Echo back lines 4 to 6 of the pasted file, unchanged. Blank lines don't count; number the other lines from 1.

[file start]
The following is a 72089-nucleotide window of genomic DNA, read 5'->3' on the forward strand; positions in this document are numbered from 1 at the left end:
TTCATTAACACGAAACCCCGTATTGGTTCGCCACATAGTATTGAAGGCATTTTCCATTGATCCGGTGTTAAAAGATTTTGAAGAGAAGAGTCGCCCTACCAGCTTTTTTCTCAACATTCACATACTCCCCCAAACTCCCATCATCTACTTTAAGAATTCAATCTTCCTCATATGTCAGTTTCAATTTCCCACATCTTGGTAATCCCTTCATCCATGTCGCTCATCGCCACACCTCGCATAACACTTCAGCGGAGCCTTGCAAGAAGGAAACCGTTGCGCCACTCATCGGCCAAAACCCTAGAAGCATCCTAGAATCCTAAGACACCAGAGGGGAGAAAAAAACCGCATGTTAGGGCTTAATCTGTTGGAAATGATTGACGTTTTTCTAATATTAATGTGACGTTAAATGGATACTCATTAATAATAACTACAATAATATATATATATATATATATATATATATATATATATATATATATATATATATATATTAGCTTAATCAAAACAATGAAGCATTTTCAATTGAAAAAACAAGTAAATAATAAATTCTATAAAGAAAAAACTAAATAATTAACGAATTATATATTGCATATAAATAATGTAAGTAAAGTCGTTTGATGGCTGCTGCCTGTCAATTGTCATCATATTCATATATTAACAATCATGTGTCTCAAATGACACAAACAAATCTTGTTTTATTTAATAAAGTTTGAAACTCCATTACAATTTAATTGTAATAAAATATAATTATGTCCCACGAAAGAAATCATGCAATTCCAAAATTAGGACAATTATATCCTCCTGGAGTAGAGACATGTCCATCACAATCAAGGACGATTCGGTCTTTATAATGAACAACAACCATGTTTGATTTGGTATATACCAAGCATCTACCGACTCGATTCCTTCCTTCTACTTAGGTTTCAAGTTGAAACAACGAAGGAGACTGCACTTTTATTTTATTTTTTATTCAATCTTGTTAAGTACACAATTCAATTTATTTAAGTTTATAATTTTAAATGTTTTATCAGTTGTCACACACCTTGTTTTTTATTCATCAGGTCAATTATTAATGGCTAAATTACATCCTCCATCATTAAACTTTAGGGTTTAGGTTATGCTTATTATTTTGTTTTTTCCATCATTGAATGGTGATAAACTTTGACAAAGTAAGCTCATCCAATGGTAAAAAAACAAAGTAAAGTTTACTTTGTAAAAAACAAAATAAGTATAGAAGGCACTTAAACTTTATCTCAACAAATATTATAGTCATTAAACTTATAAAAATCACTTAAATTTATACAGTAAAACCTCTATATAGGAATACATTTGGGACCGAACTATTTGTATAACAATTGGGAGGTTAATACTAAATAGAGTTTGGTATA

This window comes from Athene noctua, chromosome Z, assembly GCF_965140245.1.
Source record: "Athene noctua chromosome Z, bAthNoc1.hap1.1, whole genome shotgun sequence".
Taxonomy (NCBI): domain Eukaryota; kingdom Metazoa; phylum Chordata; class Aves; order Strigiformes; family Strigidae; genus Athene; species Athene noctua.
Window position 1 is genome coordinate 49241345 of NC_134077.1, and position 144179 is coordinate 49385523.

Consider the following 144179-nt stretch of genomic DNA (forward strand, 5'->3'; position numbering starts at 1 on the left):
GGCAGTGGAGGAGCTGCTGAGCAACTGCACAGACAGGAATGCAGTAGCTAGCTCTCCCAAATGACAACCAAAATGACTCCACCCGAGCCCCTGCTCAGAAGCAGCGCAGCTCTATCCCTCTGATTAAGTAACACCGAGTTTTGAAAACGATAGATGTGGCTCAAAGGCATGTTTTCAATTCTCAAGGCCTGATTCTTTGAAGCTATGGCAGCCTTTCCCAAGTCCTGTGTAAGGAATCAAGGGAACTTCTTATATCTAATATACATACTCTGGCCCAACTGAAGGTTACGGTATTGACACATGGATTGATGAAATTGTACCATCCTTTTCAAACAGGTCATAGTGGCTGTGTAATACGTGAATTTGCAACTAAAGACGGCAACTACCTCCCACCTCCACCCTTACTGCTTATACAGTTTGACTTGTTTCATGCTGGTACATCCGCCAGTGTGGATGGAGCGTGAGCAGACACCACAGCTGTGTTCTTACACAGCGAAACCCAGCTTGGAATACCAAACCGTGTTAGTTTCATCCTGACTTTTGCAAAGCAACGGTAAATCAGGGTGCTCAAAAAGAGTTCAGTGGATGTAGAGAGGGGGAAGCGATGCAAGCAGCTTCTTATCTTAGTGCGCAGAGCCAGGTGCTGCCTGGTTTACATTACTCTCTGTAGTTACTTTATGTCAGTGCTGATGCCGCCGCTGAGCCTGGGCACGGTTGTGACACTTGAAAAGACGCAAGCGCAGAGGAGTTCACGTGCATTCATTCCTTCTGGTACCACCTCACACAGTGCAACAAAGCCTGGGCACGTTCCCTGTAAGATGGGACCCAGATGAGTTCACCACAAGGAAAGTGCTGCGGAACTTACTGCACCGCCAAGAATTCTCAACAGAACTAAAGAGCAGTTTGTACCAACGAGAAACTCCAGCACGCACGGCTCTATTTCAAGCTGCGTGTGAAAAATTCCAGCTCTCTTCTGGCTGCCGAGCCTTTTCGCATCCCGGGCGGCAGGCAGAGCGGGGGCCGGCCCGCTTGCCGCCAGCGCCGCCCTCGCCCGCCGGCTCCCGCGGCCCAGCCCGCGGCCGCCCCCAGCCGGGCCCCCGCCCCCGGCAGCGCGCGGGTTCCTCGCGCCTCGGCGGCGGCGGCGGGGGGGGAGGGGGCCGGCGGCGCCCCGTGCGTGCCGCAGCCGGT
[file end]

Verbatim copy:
Source record: "Athene noctua chromosome Z, bAthNoc1.hap1.1, whole genome shotgun sequence".
Taxonomy (NCBI): domain Eukaryota; kingdom Metazoa; phylum Chordata; class Aves; order Strigiformes; family Strigidae; genus Athene; species Athene noctua.
Window position 1 is genome coordinate 49241345 of NC_134077.1, and position 144179 is coordinate 49385523.